Like New York City, Russian diplomacy seemingly never sleeps. Last week, President Vladimir Putin conducted a series of mini summits in Sochi on consolidating a postwar order in Syria and about taking a giant step forward in Sudan. During Putin’s first meetings on Syria, on November 20, Syrian President Bashar al-Assad showed up somewhat unexpectedly to discuss, or more likely to hear from his Russian counterpart, the outlines of a political process for the war-torn Middle Eastern state. The proposed peace deal will have al-Assad remain as president, while a congress of all Syrian factions will be called to discuss the country’s future constitution and political order (Kremlin.ru, November 20).
Two days later, on November 22, Putin met with the leaders of Turkey and Iran, Presidents Recep Tayyip Erdoğan and Hassan Rouhani, respectively. The three heads of state produced a document supporting the convocation, in Sochi, of a “National Dialogue Congress” for post-war Syria (Kremlin.ru, November 22). Although all three men emphasized they were acting in accordance with the guidelines set by the United Nations for reconstructing a viable Syrian political order, in fact Russia and Iran (with Turkey in their wake) are pursuing their own separate agenda but want to preserve the appearance of acting under UN auspices. As is generally the case, politics follows the military outcome on the battlefield, where Russia and Iran have largely prevailed.
Predictably, Russian media coverage of Putin’s diplomatic offensive in Sochi was euphoric. Not only did local media sources play up the seeming end of international demands for al-Assad’s ouster as a victory for the Kremlin, some writers opined that the Sochi meetings were akin to a new Yalta (Kommersant, November 22; Riss.ru, November 21).
On the other hand, some cooler heads pointed out that Russia, Iran and Turkey still had much hard bargaining to do and that the hatreds and mistrust that spawned and grew out of Syria’s civil war remain intact, making the attainment of peace rather harder than might be assumed (Rossiyskaya Gazeta, November 11; Kommersant, November 22). Nonetheless, no sooner did the Sochi-3 announce the Congress on a post-war Syrian settlement, its initial meeting was postponed—until February (RIA Novosti, November 27). Clearly, bringing peace and order to Syria will be much more difficult than many expect. However, a number of commentators opined that the West had been unceremoniously demoted from the Middle East and, as an anonymous Ministry of Defense source stated, “The Russian military presence in the Eastern Mediterranean is necessary for keeping the balance of power and the interests that we lost after the USSR’s [Union of Soviet Socialist Republics] disintegration 25 years ago” (Gazeta.ru, November 21).
Today, as in Soviet times, the way to ensure that Moscow has viable bases for deploying and sustaining that presence beyond Russian borders is through the provision of foreign energy and arms sales. Throughout the Middle East and Africa, this process is being carried out with unceasing vigor. At Sochi, this drive further manifested itself in Putin’s meeting with Sudanese President Omar al-Bashir, on November 23. In front of his Russian host, al-Bashir declared that he sought Moscow’s protection because the United States was threatening his government, which is quite contrary to the truth. Russian officials responded in kind: notably, Prime Minister Dmitry Medvedev spoke of increased trade and cooperation, declaring Sudan a major partner in Africa (Allafrica.com, November 25). Even more tellingly, President al-Bashir discussed with Putin the possibility of setting up a Russian naval base on the Red Sea. And in response, the first deputy chairman of the defense and security committee in Russia’s Federation Council (upper chamber of parliament), Frants Klintsevich, welcomed the proposal. The Russian lawmaker said such a base could play an “exceptionally stabilizing role” and predicted that many other states might ask Russia, on the basis of its Syrian success, to establish a permanent military presence on their soil (Aawsat.com, November 26; RIA Novosti, November 25).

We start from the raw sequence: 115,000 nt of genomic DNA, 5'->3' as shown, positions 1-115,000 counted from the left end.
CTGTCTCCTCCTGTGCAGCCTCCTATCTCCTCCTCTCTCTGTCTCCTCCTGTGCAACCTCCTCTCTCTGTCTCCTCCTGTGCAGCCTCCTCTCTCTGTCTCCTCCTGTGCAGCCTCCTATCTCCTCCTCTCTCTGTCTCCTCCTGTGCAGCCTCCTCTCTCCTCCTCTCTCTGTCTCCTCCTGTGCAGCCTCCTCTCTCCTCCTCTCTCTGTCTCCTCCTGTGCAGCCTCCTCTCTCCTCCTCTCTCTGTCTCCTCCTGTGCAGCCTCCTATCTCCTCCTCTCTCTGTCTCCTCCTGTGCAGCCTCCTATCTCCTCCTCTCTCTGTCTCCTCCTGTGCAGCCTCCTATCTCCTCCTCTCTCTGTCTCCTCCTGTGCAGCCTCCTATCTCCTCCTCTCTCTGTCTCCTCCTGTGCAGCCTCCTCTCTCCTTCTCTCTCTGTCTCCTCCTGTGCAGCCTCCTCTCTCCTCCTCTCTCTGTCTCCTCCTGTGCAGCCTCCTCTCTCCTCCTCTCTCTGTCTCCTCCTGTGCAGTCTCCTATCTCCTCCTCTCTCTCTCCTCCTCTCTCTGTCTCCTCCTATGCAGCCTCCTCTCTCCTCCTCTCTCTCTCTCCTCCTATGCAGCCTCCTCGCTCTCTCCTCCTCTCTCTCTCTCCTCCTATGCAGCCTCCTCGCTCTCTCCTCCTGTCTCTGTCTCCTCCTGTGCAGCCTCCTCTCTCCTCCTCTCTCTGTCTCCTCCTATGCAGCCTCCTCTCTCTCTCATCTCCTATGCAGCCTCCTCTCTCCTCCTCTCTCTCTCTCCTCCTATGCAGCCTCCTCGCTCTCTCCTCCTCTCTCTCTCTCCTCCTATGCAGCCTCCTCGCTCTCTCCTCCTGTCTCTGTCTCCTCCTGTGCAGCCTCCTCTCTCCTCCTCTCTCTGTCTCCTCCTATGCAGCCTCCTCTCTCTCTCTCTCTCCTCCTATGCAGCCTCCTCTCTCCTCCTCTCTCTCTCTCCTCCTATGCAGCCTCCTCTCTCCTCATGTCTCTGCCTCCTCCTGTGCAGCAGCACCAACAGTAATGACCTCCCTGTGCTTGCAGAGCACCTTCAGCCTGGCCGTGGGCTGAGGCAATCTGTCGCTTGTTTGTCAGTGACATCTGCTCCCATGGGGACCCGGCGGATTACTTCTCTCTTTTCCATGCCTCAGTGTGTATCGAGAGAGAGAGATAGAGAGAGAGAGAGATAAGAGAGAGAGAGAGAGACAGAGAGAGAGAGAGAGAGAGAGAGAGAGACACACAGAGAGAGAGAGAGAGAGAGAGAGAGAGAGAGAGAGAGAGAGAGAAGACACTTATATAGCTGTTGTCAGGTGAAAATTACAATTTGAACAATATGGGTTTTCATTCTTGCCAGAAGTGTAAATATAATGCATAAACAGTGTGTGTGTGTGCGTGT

This issue of naval and other bases cuts to the heart of Russia’s concrete Middle Eastern and African objectives. Although Moscow says it plans to reduce its forces in Syria, it will retain its naval and air bases there. It also is seeking air or naval bases in Egypt, Cyprus, Libya, and potentially even Yemen (see EDM, July 17, 2013; October 14, 2016; February 1, 2017; and Stephen Blank, “The Foundations of Russian Policy in the Middle East,” Russia in the Middle East, The Jamestown Foundation, October 5, 2017). Clearly, Moscow aims to dominate not only the Eastern Mediterranean but also the approaches to this area, including the Suez Canal and the Red Sea. Moreover, as Russia deploys its long-range missiles to the Caucasus and the Caspian basin, it also gains new capabilities not only to interdict Western strike forces in the Eastern Mediterranean but also in the Middle East (see EDM, October 26, 2015; UAWire, March 18, 2017). And if Russia does manage to actually secure a base in Yemen and/or Sudan, it will gain leverage over the Bab-el-Mandeb Strait entering into the Red Sea, as well as entry into the Persian Gulf. The energy deals and arms sales it is making to Sudan along with other states in the Sahel and the Middle East all have as their goal the securing of such basing rights and access along with leverage over energy flows from these countries to Europe.
Moscow’s unceasing diplomacy and strategic focus contrast with the disarray of US policy and the absence in Europe of any real strategic grasp of what is now at stake in the Levant. While Moscow, like New York City, seemingly never sleeps, the West remains somnolent.